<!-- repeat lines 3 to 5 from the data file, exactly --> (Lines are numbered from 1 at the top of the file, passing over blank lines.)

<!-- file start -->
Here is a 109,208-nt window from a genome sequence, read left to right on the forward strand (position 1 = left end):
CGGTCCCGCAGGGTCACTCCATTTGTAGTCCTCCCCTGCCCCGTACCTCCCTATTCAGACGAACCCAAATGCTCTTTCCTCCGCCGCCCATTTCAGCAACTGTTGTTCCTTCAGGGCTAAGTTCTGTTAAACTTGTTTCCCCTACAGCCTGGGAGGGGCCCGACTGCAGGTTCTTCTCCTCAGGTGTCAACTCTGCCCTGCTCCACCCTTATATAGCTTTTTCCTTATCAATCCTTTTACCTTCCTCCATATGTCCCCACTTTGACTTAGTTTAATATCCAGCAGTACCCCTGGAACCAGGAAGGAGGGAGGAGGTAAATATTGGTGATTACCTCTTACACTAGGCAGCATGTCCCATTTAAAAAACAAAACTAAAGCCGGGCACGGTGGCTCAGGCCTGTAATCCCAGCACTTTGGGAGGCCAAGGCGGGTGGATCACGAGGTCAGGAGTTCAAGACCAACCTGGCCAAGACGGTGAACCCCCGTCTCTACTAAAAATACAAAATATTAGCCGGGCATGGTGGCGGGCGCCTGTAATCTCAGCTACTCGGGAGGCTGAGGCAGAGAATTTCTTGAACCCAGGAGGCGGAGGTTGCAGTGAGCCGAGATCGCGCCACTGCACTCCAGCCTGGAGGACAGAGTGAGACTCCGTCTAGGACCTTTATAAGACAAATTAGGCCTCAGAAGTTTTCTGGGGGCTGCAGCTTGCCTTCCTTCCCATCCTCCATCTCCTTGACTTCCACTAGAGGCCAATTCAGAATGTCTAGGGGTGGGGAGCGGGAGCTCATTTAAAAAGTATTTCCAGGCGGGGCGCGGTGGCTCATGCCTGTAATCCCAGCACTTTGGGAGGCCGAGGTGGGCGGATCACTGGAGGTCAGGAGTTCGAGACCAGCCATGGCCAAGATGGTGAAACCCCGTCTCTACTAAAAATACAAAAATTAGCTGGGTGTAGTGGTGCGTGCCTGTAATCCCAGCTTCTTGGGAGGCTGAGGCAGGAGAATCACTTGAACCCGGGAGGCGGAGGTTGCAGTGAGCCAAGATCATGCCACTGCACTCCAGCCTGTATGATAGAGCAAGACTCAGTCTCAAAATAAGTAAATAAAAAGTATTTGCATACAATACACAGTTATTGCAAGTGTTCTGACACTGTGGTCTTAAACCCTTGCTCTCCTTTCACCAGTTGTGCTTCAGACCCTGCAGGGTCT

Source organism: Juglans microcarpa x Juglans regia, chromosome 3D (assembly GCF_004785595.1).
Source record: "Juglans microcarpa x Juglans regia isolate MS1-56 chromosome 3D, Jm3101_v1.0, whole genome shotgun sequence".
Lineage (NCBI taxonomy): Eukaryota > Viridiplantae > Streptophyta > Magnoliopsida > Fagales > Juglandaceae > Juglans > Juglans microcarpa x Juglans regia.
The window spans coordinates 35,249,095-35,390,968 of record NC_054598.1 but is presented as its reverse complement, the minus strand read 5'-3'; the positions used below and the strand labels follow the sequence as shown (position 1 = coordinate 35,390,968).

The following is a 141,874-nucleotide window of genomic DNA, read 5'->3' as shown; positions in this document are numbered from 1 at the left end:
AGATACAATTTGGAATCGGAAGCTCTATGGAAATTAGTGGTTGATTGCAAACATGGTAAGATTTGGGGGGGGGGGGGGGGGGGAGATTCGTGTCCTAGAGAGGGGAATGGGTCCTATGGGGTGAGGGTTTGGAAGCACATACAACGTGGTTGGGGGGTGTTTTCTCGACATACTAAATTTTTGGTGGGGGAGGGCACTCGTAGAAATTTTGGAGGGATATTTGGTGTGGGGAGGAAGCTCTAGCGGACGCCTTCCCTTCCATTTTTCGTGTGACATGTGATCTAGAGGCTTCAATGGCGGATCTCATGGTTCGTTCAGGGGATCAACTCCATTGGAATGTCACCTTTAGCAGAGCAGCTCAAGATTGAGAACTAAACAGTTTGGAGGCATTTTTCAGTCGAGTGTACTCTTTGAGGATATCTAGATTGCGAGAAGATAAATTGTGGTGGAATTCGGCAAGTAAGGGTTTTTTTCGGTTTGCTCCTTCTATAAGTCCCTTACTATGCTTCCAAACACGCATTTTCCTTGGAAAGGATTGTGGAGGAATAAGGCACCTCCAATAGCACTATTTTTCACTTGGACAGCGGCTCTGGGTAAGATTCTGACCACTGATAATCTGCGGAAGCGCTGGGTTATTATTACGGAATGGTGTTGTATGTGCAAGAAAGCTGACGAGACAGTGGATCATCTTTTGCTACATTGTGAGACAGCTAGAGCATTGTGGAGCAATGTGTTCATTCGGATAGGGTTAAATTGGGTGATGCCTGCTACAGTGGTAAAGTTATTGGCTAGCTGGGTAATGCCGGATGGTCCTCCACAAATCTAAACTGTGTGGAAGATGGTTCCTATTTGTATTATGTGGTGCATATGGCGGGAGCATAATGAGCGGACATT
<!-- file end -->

Source organism: Juglans microcarpa x Juglans regia, chromosome 3D (assembly GCF_004785595.1).
Source record: "Juglans microcarpa x Juglans regia isolate MS1-56 chromosome 3D, Jm3101_v1.0, whole genome shotgun sequence".
Lineage (NCBI taxonomy): Eukaryota > Viridiplantae > Streptophyta > Magnoliopsida > Fagales > Juglandaceae > Juglans > Juglans microcarpa x Juglans regia.